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Implied Consent in Drone Strikes, Congressional Briefings, Dorm Rooms, and Property Disputes

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Friday, September 28, 2012 at 7:57 AM

This remarkable Wall Street Journal story came out over Yom Kippur, so I’m late in commenting on it. But it’s worth everyone’s attention. It opens:

About once a month, the Central Intelligence Agency sends a fax to a general at Pakistan’s intelligence service outlining broad areas where the U.S. intends to conduct strikes with drone aircraft, according to U.S. officials. The Pakistanis, who in public oppose the program, don’t respond.

On this basis, plus the fact that Pakistan continues to clear airspace in the targeted areas, the U.S. government concludes it has tacit consent to conduct strikes within the borders of a sovereign nation, according to officials familiar with the program.

Representatives of the White House’s National Security Council and CIA declined to discuss Pakistani consent, saying such information is classified. In public speeches, Obama administration officials have portrayed the U.S.’s use of drones to kill wanted militants around the world as being on firm legal ground. In those speeches, officials stopped short of directly discussing the CIA’s drone program in Pakistan because the operations are covert.

Now, the rationale used by the administration, interpreting Pakistan’s acquiescence as a green light, has set off alarms among some administration legal officials. In particular, lawyers at the State Department, including top legal adviser Harold Koh, believe this rationale veers near the edge of what can be considered permission, though they still think the program is legal, officials say.

The story—by Adam Entous, Siobhan Gorman, and Evan Perez—reports that Pakistani officials used to acknowledge receipt of the faxes and clear the airspace. Now, amid public and private objections to drone strikes, they don’t acknowledge receipt of the faxes, but they do still clear the airspace. The United States takes this as implied consent, presumably because Pakistan does nothing to stop the activity, flagrantly conducted, over a long period of time. It doesn’t respond to the faxes by saying, “no, you can’t do that.” It not only doesn’t shoot down the drones—something that would be easy to do—it gets out of their way. So clearly, there’s a decision of sorts to submit to, if not to accept, the incursions. As I say in the piece, this lies at the margins of what can reasonably be construed as consent.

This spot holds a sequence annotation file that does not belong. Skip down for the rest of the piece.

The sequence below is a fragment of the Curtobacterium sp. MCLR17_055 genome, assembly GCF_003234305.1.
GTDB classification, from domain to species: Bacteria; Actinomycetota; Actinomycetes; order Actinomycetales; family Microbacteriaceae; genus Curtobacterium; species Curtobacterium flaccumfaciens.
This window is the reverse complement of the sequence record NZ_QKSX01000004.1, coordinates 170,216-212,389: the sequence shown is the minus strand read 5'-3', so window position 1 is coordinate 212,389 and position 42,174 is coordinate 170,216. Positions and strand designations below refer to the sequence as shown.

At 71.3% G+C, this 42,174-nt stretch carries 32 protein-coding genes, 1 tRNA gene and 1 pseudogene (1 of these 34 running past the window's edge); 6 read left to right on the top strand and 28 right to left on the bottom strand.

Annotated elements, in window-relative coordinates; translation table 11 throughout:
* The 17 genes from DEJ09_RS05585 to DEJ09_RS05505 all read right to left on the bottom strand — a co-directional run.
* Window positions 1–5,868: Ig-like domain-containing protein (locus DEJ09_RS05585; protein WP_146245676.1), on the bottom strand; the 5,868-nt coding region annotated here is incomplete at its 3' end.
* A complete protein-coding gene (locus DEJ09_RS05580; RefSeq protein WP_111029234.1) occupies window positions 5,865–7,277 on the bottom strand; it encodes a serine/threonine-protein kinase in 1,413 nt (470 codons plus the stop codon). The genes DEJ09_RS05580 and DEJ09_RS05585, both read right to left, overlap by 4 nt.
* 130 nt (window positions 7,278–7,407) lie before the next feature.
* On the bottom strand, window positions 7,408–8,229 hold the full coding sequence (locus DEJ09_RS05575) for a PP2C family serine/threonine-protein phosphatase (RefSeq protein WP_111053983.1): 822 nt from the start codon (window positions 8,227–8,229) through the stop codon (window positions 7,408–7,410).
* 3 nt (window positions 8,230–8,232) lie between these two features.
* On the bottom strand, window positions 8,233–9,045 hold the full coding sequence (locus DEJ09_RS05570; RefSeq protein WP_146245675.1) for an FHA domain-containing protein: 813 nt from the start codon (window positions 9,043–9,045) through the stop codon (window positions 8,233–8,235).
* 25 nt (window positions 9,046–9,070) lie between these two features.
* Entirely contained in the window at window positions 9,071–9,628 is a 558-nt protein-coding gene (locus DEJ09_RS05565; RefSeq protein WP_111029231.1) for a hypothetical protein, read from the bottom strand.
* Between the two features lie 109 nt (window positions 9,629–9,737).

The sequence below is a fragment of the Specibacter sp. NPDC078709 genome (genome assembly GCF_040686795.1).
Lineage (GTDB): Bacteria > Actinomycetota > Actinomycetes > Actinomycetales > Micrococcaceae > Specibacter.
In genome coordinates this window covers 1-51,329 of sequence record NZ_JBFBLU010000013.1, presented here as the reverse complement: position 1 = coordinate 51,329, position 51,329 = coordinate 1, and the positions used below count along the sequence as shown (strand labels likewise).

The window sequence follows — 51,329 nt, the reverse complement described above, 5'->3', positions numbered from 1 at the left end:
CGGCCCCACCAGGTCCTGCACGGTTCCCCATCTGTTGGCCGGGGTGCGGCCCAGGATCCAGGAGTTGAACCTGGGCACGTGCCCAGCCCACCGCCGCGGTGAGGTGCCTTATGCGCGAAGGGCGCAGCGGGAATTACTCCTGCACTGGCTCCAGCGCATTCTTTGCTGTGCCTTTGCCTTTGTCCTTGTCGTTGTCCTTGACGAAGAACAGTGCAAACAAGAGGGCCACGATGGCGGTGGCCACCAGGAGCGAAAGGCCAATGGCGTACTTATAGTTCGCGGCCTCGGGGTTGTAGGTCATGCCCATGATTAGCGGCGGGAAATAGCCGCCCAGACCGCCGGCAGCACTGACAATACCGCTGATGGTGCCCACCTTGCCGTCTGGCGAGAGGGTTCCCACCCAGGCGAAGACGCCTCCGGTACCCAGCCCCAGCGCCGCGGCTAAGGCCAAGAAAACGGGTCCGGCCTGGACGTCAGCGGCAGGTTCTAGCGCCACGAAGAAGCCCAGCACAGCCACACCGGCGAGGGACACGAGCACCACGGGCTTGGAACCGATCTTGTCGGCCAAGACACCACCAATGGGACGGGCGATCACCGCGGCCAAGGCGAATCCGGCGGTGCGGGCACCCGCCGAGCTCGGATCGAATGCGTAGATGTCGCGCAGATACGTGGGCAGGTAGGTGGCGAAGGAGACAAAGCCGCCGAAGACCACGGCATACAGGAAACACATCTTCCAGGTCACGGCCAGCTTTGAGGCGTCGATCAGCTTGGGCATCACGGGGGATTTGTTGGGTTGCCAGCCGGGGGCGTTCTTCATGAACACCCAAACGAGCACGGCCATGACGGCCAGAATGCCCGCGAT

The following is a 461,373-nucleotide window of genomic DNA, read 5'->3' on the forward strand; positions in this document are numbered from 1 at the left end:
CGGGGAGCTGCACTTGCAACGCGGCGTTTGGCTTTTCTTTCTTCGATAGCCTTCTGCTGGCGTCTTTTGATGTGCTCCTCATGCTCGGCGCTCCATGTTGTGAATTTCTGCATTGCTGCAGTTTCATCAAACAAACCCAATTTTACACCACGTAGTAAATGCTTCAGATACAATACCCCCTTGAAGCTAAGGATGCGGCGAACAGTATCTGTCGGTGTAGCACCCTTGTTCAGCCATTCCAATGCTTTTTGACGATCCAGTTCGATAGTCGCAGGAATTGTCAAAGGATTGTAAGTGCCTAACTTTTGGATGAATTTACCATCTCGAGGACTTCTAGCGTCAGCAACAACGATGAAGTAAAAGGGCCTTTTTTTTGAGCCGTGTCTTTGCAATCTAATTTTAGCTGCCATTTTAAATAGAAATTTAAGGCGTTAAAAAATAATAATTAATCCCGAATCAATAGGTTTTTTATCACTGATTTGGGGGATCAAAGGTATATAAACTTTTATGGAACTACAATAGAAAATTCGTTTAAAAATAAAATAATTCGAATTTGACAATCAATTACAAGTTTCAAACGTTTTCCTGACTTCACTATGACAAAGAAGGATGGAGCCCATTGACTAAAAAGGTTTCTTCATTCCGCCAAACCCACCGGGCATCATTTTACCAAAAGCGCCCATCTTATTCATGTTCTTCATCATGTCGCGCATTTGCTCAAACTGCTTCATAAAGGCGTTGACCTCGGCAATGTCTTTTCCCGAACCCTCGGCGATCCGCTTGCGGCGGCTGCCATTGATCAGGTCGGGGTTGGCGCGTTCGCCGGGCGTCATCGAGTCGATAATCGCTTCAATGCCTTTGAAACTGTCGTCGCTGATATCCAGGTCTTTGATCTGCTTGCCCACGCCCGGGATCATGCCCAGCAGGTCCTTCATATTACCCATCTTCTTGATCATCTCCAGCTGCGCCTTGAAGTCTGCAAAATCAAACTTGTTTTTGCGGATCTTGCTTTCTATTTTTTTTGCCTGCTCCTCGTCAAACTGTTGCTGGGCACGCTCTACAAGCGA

A few thoughts:

In many ways, the CIA here is only behaving towards Pakistan the way it behaves every day in briefing Congress on covert actions. Members of Congress listen to briefers and often stay silent so as to be able to criticize the operation if it goes bad and not be too implicated in it. The CIA, in turn, has learned to consider such silence to be the intelligence committees’ consent: The agency, after all, has given the committees the information they need to stop a program and they have not acted to do so. Here it is really treating the ISI the same way. (Never mind that the if the Pakistanis acted to stop the strikes, the U.S. would probably consider that evidence that the country was unwilling or unable to stop terrorist activity emanating from Pakistan’s soil—and consider that to be legal grounds for U.S. unilateral action on Pakistani territory.)

In other contexts, of course, this sort of implied acquiescence  clearly doesn’t count as consent. Consider a college dorm room where the issue is whether a sexual encounter had been consensual or not. We do not accept the explanation from a young man in such an encounter who, despite the vociferous objections of the young woman, declares: “well, I told her very clearly what I was going to do and she didn’t stop me, so ‘no’ clearly meant ‘yes’”—which is roughly what the United States is saying of Pakistan here.

On the other had, there’s a long history in property rights disputes of flagrant assertions of right leading to legally recognizable claims–squatters who acquire residency rights, residents who over time acquire title, and the like. So whether implied consent has any legs is highly dependent on context.

For what it’s worth, I think it’s going to be hard over time to sustain U.S. action in Pakistan based on an implied consent theory in the face of explicit non-consent—however insincere.